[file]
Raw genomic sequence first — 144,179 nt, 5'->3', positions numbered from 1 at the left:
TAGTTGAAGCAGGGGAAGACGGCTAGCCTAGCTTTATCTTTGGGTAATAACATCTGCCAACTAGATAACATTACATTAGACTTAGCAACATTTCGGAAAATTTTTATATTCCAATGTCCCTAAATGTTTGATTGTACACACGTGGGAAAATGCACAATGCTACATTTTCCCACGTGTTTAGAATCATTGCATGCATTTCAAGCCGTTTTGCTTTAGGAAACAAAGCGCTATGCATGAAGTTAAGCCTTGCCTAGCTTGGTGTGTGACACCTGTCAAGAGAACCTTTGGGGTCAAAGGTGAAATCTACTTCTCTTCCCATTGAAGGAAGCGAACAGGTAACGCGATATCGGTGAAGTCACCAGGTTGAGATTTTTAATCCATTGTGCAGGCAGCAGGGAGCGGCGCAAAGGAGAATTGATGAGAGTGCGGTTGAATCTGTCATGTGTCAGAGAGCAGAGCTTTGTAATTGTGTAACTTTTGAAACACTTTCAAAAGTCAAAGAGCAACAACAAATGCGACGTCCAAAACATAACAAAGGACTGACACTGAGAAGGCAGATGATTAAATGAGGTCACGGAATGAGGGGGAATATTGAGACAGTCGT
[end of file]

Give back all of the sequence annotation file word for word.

Raw genomic sequence first — 144,179 nt, 5'->3', positions numbered from 1 at the left:
TAGTTGAAGCAGGGGAAGACGGCTAGCCTAGCTTTATCTTTGGGTAATAACATCTGCCAACTAGATAACATTACATTAGACTTAGCAACATTTCGGAAAATTTTTATATTCCAATGTCCCTAAATGTTTGATTGTACACACGTGGGAAAATGCACAATGCTACATTTTCCCACGTGTTTAGAATCATTGCATGCATTTCAAGCCGTTTTGCTTTAGGAAACAAAGCGCTATGCATGAAGTTAAGCCTTGCCTAGCTTGGTGTGTGACACCTGTCAAGAGAACCTTTGGGGTCAAAGGTGAAATCTACTTCTCTTCCCATTGAAGGAAGCGAACAGGTAACGCGATATCGGTGAAGTCACCAGGTTGAGATTTTTAATCCATTGTGCAGGCAGCAGGGAGCGGCGCAAAGGAGAATTGATGAGAGTGCGGTTGAATCTGTCATGTGTCAGAGAGCAGAGCTTTGTAATTGTGTAACTTTTGAAACACTTTCAAAAGTCAAAGAGCAACAACAAATGCGACGTCCAAAACATAACAAAGGACTGACACTGAGAAGGCAGATGATTAAATGAGGTCACGGAATGAGGGGGAATATTGAGACAGTCGT